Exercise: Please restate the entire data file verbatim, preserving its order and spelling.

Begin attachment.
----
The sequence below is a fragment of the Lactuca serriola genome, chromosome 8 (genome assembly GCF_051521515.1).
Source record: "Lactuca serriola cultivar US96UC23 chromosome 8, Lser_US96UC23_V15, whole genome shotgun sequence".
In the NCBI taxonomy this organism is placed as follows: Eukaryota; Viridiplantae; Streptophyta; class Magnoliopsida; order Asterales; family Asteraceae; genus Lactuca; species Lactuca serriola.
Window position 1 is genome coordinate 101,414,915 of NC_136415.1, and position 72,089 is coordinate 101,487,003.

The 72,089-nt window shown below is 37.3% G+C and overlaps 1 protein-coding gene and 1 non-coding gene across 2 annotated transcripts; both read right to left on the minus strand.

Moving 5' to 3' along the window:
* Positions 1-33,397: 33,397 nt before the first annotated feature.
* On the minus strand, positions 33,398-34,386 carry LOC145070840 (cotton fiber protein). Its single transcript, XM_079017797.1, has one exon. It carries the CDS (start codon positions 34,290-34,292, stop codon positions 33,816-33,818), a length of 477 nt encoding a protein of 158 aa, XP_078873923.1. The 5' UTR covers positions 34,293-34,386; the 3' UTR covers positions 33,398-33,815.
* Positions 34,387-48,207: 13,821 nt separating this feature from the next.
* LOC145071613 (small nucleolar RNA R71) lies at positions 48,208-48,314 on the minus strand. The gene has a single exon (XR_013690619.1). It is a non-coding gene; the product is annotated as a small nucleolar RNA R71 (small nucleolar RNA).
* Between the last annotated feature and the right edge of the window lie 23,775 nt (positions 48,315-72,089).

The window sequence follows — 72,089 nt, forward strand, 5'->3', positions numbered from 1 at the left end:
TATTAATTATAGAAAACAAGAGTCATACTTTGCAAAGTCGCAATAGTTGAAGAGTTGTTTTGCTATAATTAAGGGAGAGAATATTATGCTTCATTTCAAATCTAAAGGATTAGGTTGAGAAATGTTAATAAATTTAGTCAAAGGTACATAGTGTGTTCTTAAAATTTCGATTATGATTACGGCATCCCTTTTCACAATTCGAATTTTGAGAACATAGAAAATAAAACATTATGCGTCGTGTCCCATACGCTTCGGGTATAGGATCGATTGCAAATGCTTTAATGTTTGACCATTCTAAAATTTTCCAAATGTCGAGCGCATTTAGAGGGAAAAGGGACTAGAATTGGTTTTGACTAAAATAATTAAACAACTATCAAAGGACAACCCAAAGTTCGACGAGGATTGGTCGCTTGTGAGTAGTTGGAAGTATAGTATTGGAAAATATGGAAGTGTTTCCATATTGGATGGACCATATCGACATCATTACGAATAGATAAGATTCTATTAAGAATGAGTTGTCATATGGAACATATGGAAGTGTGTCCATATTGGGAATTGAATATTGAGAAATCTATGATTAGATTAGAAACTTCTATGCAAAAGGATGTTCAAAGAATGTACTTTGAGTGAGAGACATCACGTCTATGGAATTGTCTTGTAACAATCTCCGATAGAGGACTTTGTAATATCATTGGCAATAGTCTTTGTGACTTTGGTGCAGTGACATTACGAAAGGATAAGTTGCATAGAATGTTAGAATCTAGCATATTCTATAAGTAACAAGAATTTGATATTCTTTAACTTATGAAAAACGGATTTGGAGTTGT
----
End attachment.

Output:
The sequence below is a fragment of the Lactuca serriola genome, chromosome 8 (genome assembly GCF_051521515.1).
Source record: "Lactuca serriola cultivar US96UC23 chromosome 8, Lser_US96UC23_V15, whole genome shotgun sequence".
In the NCBI taxonomy this organism is placed as follows: Eukaryota; Viridiplantae; Streptophyta; class Magnoliopsida; order Asterales; family Asteraceae; genus Lactuca; species Lactuca serriola.
Window position 1 is genome coordinate 101,414,915 of NC_136415.1, and position 72,089 is coordinate 101,487,003.

The 72,089-nt window shown below is 37.3% G+C and overlaps 1 protein-coding gene and 1 non-coding gene across 2 annotated transcripts; both read right to left on the minus strand.

Moving 5' to 3' along the window:
* Positions 1-33,397: 33,397 nt before the first annotated feature.
* On the minus strand, positions 33,398-34,386 carry LOC145070840 (cotton fiber protein). Its single transcript, XM_079017797.1, has one exon. It carries the CDS (start codon positions 34,290-34,292, stop codon positions 33,816-33,818), a length of 477 nt encoding a protein of 158 aa, XP_078873923.1. The 5' UTR covers positions 34,293-34,386; the 3' UTR covers positions 33,398-33,815.
* Positions 34,387-48,207: 13,821 nt separating this feature from the next.
* LOC145071613 (small nucleolar RNA R71) lies at positions 48,208-48,314 on the minus strand. The gene has a single exon (XR_013690619.1). It is a non-coding gene; the product is annotated as a small nucleolar RNA R71 (small nucleolar RNA).
* Between the last annotated feature and the right edge of the window lie 23,775 nt (positions 48,315-72,089).

The window sequence follows — 72,089 nt, forward strand, 5'->3', positions numbered from 1 at the left end:
TATTAATTATAGAAAACAAGAGTCATACTTTGCAAAGTCGCAATAGTTGAAGAGTTGTTTTGCTATAATTAAGGGAGAGAATATTATGCTTCATTTCAAATCTAAAGGATTAGGTTGAGAAATGTTAATAAATTTAGTCAAAGGTACATAGTGTGTTCTTAAAATTTCGATTATGATTACGGCATCCCTTTTCACAATTCGAATTTTGAGAACATAGAAAATAAAACATTATGCGTCGTGTCCCATACGCTTCGGGTATAGGATCGATTGCAAATGCTTTAATGTTTGACCATTCTAAAATTTTCCAAATGTCGAGCGCATTTAGAGGGAAAAGGGACTAGAATTGGTTTTGACTAAAATAATTAAACAACTATCAAAGGACAACCCAAAGTTCGACGAGGATTGGTCGCTTGTGAGTAGTTGGAAGTATAGTATTGGAAAATATGGAAGTGTTTCCATATTGGATGGACCATATCGACATCATTACGAATAGATAAGATTCTATTAAGAATGAGTTGTCATATGGAACATATGGAAGTGTGTCCATATTGGGAATTGAATATTGAGAAATCTATGATTAGATTAGAAACTTCTATGCAAAAGGATGTTCAAAGAATGTACTTTGAGTGAGAGACATCACGTCTATGGAATTGTCTTGTAACAATCTCCGATAGAGGACTTTGTAATATCATTGGCAATAGTCTTTGTGACTTTGGTGCAGTGACATTACGAAAGGATAAGTTGCATAGAATGTTAGAATCTAGCATATTCTATAAGTAACAAGAATTTGATATTCTTTAACTTATGAAAAACGGATTTGGAGTTGT